Daniel J. Walkowitz is director of college honors, professor of cultural and social analysis, and professor of history at New York University, New York, NY. In addition to numerous articles and four co-edited books, he is the author of Worker City, Company Town: Iron and Cotton Worker Protest in Troy and Cohoes, New York, 1855-1884, and Working with Class: Social Workers and the Politics of Middle-Class Identity in 20th-Century America.

Daniel E. Bender is assistant professor of humanities at the University of Toronto at Scarborough, Toronto, Ontario, and holds the Canada Research Chair in Urban History. His published works include Sweated Work, Weak Bodies: Anti-Sweatshop Campaigns and Languages of Labor and Sweatshop USA: The American Sweatshop in Historical and Global Perspective.

Volume Editors
Brian Greenberg is the Jules Plangere, Jr. Chair in American Social History at Monmouth University, West Long Branch, NJ. His published works include Worker and Community: Response to Industrialization in a Nineteenth-Century American City, Albany, New York, 1850-1884 and, with Leon Fink, Upheaval in the Quiet Zone: A History of Hospital Workers' Union, Local 1199.

Richard A. Greenwald is associate professor of history and director of the Business, Society, and Culture Program at Drew University, Madison, NJ. He is an associate editor at the journal Enterprise & Society and his published works include The Triangle Fire, the Protocols of Peace, and Industrial Democracy in Progressive Era New York.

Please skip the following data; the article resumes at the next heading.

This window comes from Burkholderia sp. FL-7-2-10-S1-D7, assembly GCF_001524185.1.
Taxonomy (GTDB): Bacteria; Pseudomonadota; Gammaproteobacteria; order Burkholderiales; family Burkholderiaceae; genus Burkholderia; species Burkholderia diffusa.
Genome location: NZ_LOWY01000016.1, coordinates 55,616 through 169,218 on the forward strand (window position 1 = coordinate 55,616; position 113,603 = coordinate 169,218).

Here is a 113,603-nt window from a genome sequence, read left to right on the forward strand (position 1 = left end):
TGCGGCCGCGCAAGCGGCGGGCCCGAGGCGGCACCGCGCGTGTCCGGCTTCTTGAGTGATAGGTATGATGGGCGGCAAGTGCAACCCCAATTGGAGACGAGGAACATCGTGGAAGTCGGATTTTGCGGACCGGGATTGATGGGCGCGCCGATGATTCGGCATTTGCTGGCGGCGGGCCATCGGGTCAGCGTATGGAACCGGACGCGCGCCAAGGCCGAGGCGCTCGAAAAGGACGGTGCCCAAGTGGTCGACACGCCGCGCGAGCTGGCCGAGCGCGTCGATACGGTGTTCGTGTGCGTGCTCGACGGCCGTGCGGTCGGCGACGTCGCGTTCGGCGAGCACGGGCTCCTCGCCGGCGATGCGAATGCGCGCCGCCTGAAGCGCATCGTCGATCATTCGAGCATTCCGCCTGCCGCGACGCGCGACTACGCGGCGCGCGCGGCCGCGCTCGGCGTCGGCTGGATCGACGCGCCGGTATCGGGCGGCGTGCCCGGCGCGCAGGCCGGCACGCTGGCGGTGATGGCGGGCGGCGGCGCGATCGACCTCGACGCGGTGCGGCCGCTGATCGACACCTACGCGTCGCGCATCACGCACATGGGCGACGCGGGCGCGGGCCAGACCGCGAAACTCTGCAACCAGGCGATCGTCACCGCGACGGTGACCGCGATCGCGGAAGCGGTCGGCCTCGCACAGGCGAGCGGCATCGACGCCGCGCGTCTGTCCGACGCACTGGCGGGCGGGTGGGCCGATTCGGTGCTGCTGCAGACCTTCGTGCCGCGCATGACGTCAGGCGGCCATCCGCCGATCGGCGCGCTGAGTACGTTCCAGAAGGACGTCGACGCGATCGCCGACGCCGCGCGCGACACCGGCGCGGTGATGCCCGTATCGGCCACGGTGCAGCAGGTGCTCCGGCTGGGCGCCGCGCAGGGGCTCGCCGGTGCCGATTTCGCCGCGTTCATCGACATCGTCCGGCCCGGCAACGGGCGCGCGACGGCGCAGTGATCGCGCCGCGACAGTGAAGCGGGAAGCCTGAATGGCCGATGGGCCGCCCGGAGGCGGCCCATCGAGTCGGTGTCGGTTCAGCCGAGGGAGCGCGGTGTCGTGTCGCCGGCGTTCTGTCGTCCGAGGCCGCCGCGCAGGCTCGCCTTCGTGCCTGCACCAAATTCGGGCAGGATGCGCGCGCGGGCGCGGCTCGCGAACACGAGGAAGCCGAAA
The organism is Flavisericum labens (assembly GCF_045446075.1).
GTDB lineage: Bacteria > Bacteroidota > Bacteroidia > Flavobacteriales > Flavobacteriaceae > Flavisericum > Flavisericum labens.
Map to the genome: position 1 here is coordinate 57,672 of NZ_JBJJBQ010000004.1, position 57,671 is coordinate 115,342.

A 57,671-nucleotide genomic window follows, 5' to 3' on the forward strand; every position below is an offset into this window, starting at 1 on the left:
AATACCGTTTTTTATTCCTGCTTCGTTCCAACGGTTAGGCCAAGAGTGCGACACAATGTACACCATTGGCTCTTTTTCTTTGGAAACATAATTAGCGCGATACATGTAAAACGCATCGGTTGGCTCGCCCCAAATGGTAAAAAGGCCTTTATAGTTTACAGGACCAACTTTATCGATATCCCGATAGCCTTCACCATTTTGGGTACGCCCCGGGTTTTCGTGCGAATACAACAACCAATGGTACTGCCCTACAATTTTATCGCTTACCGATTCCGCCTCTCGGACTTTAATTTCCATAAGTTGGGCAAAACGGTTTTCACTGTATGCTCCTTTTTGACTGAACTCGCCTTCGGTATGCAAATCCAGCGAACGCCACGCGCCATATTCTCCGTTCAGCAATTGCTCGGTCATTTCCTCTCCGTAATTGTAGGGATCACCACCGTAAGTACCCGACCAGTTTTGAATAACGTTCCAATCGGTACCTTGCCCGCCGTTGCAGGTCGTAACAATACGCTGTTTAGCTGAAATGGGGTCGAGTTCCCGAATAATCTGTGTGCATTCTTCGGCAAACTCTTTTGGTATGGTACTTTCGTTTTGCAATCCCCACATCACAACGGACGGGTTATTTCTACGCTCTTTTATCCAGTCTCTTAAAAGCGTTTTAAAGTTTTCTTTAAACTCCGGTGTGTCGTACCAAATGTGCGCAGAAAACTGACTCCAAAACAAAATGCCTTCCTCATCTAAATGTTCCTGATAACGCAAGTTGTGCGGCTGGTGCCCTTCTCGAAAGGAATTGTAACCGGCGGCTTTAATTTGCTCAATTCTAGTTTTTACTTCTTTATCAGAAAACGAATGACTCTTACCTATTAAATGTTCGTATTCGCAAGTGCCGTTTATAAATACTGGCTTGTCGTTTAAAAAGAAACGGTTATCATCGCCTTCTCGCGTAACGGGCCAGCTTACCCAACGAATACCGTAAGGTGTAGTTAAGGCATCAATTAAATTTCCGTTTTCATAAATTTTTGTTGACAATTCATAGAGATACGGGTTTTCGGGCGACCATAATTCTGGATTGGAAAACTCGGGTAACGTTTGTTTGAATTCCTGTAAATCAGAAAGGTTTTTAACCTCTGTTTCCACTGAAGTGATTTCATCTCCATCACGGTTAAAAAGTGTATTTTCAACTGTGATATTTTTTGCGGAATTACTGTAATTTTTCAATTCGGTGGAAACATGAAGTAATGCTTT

Gordon Reavley is a tutor in art history and critical theory at the University of Oxford, Department for Continuing Education, in Oxford, United Kingdom.

Linda S. Watts is professor of American studies at the University of Washington, Bothell, WA. Her published works include Rapture Untold: Gender, Mysticism, and the ‘Moment of Recognition’ in Works by Gertrude Stein and Encyclopedia of American Folklore.

Alice George is an independent historian and writer for the History News Service, an informal syndicate of professional historians who seek to improve the public's understanding of current events. Her published works include Awaiting Armageddon: How Americans Faced the Cuban Missile Crisis.

Scott Beekman is assistant professor of history at the University of Rio Grande, Rio Grande, OH.

Cecelia Bucki is associate professor of history at Fairfield University, Fairfield, CT. Her published works include Bridgeport’s Socialist New Deal, 1915–36.

Mark Ciabattari is a social and cultural historian, essayist, lecturer, and novelist. His published works include The Literal Truth: Rizzoli Dreams of Eating the Apple of Earthly Delights.

John C. Stoner is assistant professor of history at Binghamton University, State University of New York, Binghamton, NY.

Troy D. Paino Troy D. Paino is the provost, vice president of academic affairs, and professor of history at Truman State University, Kirksville, MO.

Laurie Mercier is associate professor of history at Washington State University Vancouver, Vancouver, WA. Her published works include Mining Women: Gender in the Development of a Global Industry, 1670 to 2005 and Anaconda: Labor, Community, and Culture in Montana’s Smelter City.